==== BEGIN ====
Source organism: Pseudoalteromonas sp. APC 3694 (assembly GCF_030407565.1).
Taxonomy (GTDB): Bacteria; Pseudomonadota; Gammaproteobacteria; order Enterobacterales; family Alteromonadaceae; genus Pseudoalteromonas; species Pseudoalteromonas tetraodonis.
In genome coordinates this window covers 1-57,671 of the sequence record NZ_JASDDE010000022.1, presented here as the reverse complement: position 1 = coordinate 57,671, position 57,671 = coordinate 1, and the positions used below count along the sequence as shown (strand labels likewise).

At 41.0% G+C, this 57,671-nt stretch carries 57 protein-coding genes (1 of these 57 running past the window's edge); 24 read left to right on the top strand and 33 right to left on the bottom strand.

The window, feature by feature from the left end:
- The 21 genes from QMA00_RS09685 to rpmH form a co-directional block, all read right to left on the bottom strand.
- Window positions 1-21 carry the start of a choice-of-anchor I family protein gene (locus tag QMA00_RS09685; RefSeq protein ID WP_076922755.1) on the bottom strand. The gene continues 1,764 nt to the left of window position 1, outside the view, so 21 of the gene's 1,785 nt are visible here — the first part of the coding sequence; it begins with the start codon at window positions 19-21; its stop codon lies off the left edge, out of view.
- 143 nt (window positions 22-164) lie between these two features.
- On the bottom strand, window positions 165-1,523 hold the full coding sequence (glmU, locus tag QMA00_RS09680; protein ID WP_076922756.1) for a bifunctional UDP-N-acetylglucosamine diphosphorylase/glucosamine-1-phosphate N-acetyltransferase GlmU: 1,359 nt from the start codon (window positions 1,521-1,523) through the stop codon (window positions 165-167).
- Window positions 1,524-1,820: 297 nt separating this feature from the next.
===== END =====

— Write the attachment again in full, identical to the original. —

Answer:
Source organism: Pseudoalteromonas sp. APC 3694 (assembly GCF_030407565.1).
Taxonomy (GTDB): Bacteria; Pseudomonadota; Gammaproteobacteria; order Enterobacterales; family Alteromonadaceae; genus Pseudoalteromonas; species Pseudoalteromonas tetraodonis.
In genome coordinates this window covers 1-57,671 of the sequence record NZ_JASDDE010000022.1, presented here as the reverse complement: position 1 = coordinate 57,671, position 57,671 = coordinate 1, and the positions used below count along the sequence as shown (strand labels likewise).

At 41.0% G+C, this 57,671-nt stretch carries 57 protein-coding genes (1 of these 57 running past the window's edge); 24 read left to right on the top strand and 33 right to left on the bottom strand.

The window, feature by feature from the left end:
- The 21 genes from QMA00_RS09685 to rpmH form a co-directional block, all read right to left on the bottom strand.
- Window positions 1-21 carry the start of a choice-of-anchor I family protein gene (locus tag QMA00_RS09685; RefSeq protein ID WP_076922755.1) on the bottom strand. The gene continues 1,764 nt to the left of window position 1, outside the view, so 21 of the gene's 1,785 nt are visible here — the first part of the coding sequence; it begins with the start codon at window positions 19-21; its stop codon lies off the left edge, out of view.
- 143 nt (window positions 22-164) lie between these two features.
- On the bottom strand, window positions 165-1,523 hold the full coding sequence (glmU, locus tag QMA00_RS09680; protein ID WP_076922756.1) for a bifunctional UDP-N-acetylglucosamine diphosphorylase/glucosamine-1-phosphate N-acetyltransferase GlmU: 1,359 nt from the start codon (window positions 1,521-1,523) through the stop codon (window positions 165-167).
- Window positions 1,524-1,820: 297 nt separating this feature from the next.